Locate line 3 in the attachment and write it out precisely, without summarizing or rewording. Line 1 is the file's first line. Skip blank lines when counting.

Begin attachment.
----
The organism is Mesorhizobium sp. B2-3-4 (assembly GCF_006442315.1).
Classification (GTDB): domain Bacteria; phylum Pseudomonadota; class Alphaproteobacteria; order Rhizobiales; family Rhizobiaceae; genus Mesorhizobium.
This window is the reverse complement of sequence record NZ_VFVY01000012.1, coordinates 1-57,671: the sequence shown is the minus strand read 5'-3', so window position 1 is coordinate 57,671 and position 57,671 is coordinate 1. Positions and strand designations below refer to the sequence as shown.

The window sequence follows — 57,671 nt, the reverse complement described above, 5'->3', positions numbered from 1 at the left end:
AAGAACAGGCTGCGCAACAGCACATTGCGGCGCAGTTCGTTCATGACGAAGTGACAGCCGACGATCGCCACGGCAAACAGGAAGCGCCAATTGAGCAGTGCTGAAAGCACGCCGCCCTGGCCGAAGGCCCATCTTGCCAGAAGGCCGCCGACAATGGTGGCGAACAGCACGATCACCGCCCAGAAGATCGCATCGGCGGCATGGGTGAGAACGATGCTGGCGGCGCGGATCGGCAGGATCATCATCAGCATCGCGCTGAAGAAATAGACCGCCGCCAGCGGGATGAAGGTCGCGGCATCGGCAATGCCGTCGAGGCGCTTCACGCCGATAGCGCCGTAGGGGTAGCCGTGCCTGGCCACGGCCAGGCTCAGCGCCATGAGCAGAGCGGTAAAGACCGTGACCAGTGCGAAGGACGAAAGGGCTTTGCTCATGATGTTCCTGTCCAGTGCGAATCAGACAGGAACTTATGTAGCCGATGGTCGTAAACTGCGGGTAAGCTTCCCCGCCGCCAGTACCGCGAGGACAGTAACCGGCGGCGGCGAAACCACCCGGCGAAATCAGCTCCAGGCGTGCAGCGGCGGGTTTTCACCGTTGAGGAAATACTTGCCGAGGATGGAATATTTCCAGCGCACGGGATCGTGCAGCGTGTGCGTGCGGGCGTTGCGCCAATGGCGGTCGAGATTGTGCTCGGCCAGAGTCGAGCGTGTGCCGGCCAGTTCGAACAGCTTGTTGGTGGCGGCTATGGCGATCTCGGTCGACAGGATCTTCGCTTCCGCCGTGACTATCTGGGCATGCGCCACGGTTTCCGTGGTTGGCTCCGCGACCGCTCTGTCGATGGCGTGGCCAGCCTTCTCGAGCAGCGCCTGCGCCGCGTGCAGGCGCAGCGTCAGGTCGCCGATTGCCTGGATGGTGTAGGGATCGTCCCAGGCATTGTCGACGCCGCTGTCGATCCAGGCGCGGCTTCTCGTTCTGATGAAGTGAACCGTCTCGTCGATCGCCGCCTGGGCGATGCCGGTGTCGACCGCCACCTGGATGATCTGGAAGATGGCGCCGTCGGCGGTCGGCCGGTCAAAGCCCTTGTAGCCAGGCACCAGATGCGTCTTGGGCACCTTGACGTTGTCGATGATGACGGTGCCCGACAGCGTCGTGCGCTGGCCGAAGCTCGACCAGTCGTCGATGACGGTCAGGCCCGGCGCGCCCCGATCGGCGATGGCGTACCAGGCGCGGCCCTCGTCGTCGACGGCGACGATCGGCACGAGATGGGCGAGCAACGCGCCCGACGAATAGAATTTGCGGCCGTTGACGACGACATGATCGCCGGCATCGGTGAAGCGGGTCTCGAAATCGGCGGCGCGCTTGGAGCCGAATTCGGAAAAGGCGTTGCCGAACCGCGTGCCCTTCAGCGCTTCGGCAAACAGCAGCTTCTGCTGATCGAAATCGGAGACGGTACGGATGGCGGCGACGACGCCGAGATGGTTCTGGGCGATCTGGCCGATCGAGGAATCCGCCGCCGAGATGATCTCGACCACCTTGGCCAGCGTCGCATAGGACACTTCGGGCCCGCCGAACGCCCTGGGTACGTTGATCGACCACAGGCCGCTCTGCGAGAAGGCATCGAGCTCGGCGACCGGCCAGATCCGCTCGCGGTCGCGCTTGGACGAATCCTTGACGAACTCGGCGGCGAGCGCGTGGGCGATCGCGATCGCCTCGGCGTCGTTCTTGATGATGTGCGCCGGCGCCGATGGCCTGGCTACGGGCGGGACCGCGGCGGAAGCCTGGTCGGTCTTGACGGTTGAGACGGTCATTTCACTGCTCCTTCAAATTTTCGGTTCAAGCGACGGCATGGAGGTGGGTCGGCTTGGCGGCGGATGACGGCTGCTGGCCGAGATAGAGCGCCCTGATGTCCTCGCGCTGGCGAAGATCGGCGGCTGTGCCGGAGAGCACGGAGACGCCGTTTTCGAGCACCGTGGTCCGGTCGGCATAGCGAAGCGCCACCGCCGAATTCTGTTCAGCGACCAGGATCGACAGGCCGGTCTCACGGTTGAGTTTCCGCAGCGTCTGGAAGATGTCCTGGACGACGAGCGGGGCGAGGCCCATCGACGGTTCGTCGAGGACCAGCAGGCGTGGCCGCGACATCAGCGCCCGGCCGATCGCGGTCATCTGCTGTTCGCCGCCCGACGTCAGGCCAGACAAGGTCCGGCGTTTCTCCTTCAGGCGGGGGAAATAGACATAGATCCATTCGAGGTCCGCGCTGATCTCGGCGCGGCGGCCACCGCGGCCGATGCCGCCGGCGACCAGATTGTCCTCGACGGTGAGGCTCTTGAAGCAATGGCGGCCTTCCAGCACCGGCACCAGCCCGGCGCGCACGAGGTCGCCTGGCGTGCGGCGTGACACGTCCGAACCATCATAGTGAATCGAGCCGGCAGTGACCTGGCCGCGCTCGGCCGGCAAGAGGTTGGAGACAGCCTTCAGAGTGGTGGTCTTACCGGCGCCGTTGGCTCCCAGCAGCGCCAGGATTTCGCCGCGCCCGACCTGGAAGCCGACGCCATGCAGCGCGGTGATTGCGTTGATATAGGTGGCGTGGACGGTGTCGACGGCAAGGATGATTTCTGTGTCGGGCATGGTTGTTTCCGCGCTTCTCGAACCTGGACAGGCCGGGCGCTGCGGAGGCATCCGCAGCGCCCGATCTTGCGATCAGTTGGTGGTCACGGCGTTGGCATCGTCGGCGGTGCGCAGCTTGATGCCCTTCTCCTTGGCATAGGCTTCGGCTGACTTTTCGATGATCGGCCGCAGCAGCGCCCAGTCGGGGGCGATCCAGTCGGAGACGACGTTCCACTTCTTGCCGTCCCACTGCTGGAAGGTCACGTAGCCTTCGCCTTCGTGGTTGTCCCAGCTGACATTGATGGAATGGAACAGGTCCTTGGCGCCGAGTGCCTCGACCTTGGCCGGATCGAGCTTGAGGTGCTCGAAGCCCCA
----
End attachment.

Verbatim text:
This window is the reverse complement of sequence record NZ_VFVY01000012.1, coordinates 1-57,671: the sequence shown is the minus strand read 5'-3', so window position 1 is coordinate 57,671 and position 57,671 is coordinate 1. Positions and strand designations below refer to the sequence as shown.